Friday, January 8, 2010

Lessons Learned from Chocolate Cake

Yesterday was a complete waste of makeup. I won't go into it here, as I whined and complained plenty to close friends yesterday. You know who you are, and I thank you.

A few days ago, my friend Karli sent me a link to one of my new favorite blogs, The Way the Cookie Crumbles. The author had recently baked a recipe for a Cocoa-Buttermilk Birthday Cake that looked to die for. Yes, the photo above is from The Way the Cookie Crumbles. I might post photos of my cake later. Let's just say this cake is a prime example of why counter irritants do not help.

In my distraction, everything that could have gone wrong in the icing and construction of this cake went wrong, wrong, wrong. I forgot to tightly wrap and chill the cakes so they wouldn't be so crumbly, and BOY WERE THE CRUMBLY. I forgot that one part of the cake was so fresh that it split in half when I took it out of the pan, and of course that's the second one I picked up, so the two halves are going their separate ways on top of the cake. I tried to stitch it together with toothpicks but only used two, lest it become a frankencake.

The good side is it's such a fresh, moist, succulent, fluffy cake that it just falls apart and melts in your mouth. Meanwhile my grandmother is rolling in her grave that there is such a crumbly-iced cake sitting on the island in my kitchen.

I covered it with sprinkles. Everybody loves sprinkles. (Please click on the link. You'll laugh. I promise.)

It looks dreadful, but you know what? It tastes damn good. Best chocolate cake I've made in a long time. And I figure that's a good lesson to take from it. Sometimes life doesn't look so great. Often it's discouraging and things don't work out the way you want them to. Too many plans are forgotten or dissolve, confusion and disappointment ensue, and stuff just plain falls apart.

But at the end of the day, it's still sweet.

Cocoa-Buttermilk Birthday Cake
2 cups all-purpose flour
1/2 cup unsweetened cocoa powder
1/2 teaspoon baking powder (I used 1 full teaspoon to make a fluffier cake.)
1/2 teaspoon baking soda
1/2 teaspoon salt
2 sticks (8 ounces) unsalted butter, at room temperature
1 1/2 cups sugar
2 large eggs
2 large egg yolks
1 teaspoon pure vanilla extract
1 cup buttermilk
4 ounces bittersweet chocolate, melted and cooled (optional)
  1. Center a rack in the oven and preheat the oven to 350 degrees F.
  2. Butter two 9-x-2-inch round cake pans, dust the insides with flour, tap out the excess and line the bottoms with rounds of parchment or wax paper.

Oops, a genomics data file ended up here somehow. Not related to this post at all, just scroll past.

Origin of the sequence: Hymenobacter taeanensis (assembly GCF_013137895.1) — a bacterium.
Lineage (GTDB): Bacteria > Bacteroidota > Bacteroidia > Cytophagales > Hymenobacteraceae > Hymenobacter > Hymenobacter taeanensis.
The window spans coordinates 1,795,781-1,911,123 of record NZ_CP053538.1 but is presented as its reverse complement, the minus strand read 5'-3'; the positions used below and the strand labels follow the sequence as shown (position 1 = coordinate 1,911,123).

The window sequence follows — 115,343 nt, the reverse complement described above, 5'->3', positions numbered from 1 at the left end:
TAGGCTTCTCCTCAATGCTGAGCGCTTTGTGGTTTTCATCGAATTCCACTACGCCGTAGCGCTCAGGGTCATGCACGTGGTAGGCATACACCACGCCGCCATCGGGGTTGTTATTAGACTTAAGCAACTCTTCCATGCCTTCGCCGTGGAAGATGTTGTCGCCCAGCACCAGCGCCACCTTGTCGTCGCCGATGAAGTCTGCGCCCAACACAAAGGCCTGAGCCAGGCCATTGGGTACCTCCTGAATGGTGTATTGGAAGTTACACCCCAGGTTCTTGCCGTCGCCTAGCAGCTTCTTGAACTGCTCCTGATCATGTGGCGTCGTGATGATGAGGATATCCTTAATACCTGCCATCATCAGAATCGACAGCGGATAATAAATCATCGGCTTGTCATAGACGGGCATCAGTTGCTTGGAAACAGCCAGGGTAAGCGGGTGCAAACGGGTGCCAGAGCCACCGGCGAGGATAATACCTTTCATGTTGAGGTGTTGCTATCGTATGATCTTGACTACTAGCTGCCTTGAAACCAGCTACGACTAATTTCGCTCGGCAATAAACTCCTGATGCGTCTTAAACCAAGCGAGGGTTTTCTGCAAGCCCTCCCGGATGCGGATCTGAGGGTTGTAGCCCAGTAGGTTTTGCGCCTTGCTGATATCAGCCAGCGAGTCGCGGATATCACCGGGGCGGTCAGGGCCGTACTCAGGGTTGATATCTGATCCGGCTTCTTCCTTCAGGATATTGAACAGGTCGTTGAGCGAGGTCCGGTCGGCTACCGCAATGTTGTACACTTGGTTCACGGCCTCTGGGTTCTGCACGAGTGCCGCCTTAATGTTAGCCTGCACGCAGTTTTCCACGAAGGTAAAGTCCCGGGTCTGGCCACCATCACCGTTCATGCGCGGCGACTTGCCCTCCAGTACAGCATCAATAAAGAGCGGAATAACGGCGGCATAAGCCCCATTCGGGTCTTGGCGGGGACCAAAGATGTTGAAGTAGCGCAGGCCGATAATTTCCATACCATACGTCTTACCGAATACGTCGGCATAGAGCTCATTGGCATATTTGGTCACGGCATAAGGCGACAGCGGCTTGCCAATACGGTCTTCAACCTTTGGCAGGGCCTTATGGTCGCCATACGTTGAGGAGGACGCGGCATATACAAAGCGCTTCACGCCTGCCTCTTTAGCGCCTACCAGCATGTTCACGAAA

3. Put the pans on a baking sheet.
  1. Whisk together the flour, cocoa, baking powder, baking soda and salt.
  2. Working with a stand mixer, preferably fitted with a paddle attachment, or with a hand mixer in a large bowl, beat the butter on medium speed until soft and creamy.
  3. Add the sugar and beat for about 2 minutes, until it is thoroughly blended into the butter.
  4. Add the eggs one at a time, then the yolks one by one, beating for 1 minute after each addition and scraping down the sides and bottom of the bowl as needed.
  5. Beat in the vanilla.
  6. Reduce the mixer speed to low and add the dry ingredients alternately with the buttermilk; add the dry ingredients in 3 portions and the buttermilk in 2 (begin and end with the dry ingredients); mix only until each new batch is blended into the batter.
  7. Scrape down the bowl and, if you want, add the melted chocolate, folding it in with a rubber spatula.
  8. Divide the batter between the cake pans.
  9. Bake for 26 to 30 minutes, or until the cakes feel springy to the touch and start to pull away from the sides of the pans.
  10. Transfer the cakes to racks and cool for about 5 minutes, then run a knife around the sides of the cakes, unmold them and peel off the paper liners.
  11. Invert and cool to room temperature right side up. (Once the layers are cooled, they can be wrapped airtight and left at room temperature overnight or kept frozen for up to 2 months.)
  1. Place one layer top side up on a cardboard round or a cake plate protected by strips of wax or parchment paper.
  2. Frost the top of the layer, then cover with the second layer, top side down.
  3. Frost the sides and top of the cake, either smoothing the buttercream for sleek look or using a spatula, knife or spoon to swirl it for a more exuberant look.
  4. Refrigerate the cake for at least 1 hour (or up to 1 day, if that’s more convenient) to set the frosting, then bring it to room temperature before serving.
Whipped Cream Cheese Frosting (frosting pictured here)
8 ounces cream cheese, at room temperature
6 tablespoons butter, at room temperature
2 1/2 cups powdered sugar (about) (Give or take a cup, depending on how thick you want the frosting to be.
1-2 tablespoons heavy cream
  1. Cream the cream cheese and butter until fully incorporated and smooth.
  2. Add the powdered sugar until desired sweetness and consistency is reached.
  3. Add 1 tablespoon heavy cream, whip until light.


Jess said...

Loved the analogy! Good one Fran!


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